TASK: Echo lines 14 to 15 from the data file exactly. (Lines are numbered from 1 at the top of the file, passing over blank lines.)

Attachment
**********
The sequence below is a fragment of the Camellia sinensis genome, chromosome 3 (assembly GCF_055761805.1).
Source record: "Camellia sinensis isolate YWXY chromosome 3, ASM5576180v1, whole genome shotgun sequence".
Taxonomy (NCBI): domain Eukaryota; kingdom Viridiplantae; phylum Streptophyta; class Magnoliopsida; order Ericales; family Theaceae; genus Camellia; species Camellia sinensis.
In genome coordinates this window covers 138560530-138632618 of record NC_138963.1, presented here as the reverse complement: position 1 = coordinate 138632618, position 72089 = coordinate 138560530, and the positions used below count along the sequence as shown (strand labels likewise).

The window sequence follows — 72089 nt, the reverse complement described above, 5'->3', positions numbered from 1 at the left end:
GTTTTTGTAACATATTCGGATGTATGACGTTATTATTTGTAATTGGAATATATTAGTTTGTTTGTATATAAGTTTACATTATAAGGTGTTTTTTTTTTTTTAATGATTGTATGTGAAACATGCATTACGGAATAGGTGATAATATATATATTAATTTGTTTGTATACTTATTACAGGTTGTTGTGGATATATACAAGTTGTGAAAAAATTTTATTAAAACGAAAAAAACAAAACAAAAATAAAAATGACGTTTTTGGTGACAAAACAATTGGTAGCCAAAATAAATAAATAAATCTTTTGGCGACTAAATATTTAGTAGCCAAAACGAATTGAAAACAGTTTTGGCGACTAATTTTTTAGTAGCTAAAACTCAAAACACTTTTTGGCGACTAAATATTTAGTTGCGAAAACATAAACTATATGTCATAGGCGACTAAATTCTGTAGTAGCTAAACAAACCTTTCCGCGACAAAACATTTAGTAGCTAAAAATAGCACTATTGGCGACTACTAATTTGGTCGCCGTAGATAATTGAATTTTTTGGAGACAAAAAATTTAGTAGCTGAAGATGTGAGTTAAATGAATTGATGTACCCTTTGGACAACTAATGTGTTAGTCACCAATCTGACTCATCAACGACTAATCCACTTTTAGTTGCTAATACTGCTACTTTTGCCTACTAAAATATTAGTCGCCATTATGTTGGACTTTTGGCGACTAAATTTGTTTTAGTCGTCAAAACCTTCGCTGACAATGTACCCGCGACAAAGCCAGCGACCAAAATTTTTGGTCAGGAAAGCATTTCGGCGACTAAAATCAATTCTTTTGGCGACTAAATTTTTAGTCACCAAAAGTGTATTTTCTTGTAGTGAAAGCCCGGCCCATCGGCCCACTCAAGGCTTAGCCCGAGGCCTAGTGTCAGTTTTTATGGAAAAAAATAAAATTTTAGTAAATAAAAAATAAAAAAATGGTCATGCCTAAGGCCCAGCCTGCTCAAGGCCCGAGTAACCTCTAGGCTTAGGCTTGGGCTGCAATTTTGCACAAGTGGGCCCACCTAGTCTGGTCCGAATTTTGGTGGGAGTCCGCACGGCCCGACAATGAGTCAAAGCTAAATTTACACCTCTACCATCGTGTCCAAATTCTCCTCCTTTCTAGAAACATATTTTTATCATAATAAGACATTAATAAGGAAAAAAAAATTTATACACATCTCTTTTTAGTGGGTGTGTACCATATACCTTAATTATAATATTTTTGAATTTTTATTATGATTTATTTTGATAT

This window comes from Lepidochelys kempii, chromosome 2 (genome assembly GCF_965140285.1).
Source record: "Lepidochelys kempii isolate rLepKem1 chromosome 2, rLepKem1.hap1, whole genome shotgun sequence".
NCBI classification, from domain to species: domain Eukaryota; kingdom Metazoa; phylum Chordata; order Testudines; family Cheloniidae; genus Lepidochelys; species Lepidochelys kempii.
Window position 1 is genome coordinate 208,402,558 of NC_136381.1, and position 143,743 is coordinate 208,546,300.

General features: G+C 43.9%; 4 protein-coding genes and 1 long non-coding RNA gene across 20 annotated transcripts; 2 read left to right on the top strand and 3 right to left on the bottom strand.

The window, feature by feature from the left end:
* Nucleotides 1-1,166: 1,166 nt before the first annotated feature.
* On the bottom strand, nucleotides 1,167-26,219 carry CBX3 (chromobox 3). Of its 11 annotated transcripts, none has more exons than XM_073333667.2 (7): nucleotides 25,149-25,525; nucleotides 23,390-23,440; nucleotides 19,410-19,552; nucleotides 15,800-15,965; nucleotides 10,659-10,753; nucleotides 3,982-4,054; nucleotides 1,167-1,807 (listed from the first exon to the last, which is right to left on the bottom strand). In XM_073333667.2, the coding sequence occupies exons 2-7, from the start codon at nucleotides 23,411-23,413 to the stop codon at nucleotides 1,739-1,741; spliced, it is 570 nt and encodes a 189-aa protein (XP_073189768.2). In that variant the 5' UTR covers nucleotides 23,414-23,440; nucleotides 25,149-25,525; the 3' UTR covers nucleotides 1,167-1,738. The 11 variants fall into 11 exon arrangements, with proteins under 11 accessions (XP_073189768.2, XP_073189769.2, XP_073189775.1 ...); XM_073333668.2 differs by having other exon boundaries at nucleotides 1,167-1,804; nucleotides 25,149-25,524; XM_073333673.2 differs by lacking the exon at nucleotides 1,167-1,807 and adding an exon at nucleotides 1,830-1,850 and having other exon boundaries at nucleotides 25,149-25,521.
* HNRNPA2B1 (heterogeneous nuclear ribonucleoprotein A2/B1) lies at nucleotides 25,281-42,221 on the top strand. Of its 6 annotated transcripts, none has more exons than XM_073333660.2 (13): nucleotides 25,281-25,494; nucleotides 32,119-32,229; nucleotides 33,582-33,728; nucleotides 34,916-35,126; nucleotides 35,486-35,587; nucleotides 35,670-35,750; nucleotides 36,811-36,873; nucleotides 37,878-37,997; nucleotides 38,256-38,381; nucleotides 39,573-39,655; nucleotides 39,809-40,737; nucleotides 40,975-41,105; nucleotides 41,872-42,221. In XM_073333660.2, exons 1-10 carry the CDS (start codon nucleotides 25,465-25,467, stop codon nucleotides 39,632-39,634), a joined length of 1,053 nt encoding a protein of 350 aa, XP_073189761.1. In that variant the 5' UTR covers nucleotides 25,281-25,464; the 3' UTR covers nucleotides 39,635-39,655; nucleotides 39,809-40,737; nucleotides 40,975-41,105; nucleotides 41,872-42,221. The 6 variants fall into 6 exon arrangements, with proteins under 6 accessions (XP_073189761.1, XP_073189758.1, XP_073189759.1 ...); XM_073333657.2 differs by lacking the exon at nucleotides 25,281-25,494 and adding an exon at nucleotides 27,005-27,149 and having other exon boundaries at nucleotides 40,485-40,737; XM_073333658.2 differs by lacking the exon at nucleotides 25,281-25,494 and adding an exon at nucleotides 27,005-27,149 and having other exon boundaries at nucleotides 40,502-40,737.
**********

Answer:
* On the bottom strand, nucleotides 1,167-26,219 carry CBX3 (chromobox 3). Of its 11 annotated transcripts, none has more exons than XM_073333667.2 (7): nucleotides 25,149-25,525; nucleotides 23,390-23,440; nucleotides 19,410-19,552; nucleotides 15,800-15,965; nucleotides 10,659-10,753; nucleotides 3,982-4,054; nucleotides 1,167-1,807 (listed from the first exon to the last, which is right to left on the bottom strand). In XM_073333667.2, the coding sequence occupies exons 2-7, from the start codon at nucleotides 23,411-23,413 to the stop codon at nucleotides 1,739-1,741; spliced, it is 570 nt and encodes a 189-aa protein (XP_073189768.2). In that variant the 5' UTR covers nucleotides 23,414-23,440; nucleotides 25,149-25,525; the 3' UTR covers nucleotides 1,167-1,738. The 11 variants fall into 11 exon arrangements, with proteins under 11 accessions (XP_073189768.2, XP_073189769.2, XP_073189775.1 ...); XM_073333668.2 differs by having other exon boundaries at nucleotides 1,167-1,804; nucleotides 25,149-25,524; XM_073333673.2 differs by lacking the exon at nucleotides 1,167-1,807 and adding an exon at nucleotides 1,830-1,850 and having other exon boundaries at nucleotides 25,149-25,521.
* HNRNPA2B1 (heterogeneous nuclear ribonucleoprotein A2/B1) lies at nucleotides 25,281-42,221 on the top strand. Of its 6 annotated transcripts, none has more exons than XM_073333660.2 (13): nucleotides 25,281-25,494; nucleotides 32,119-32,229; nucleotides 33,582-33,728; nucleotides 34,916-35,126; nucleotides 35,486-35,587; nucleotides 35,670-35,750; nucleotides 36,811-36,873; nucleotides 37,878-37,997; nucleotides 38,256-38,381; nucleotides 39,573-39,655; nucleotides 39,809-40,737; nucleotides 40,975-41,105; nucleotides 41,872-42,221. In XM_073333660.2, exons 1-10 carry the CDS (start codon nucleotides 25,465-25,467, stop codon nucleotides 39,632-39,634), a joined length of 1,053 nt encoding a protein of 350 aa, XP_073189761.1. In that variant the 5' UTR covers nucleotides 25,281-25,464; the 3' UTR covers nucleotides 39,635-39,655; nucleotides 39,809-40,737; nucleotides 40,975-41,105; nucleotides 41,872-42,221. The 6 variants fall into 6 exon arrangements, with proteins under 6 accessions (XP_073189761.1, XP_073189758.1, XP_073189759.1 ...); XM_073333657.2 differs by lacking the exon at nucleotides 25,281-25,494 and adding an exon at nucleotides 27,005-27,149 and having other exon boundaries at nucleotides 40,485-40,737; XM_073333658.2 differs by lacking the exon at nucleotides 25,281-25,494 and adding an exon at nucleotides 27,005-27,149 and having other exon boundaries at nucleotides 40,502-40,737.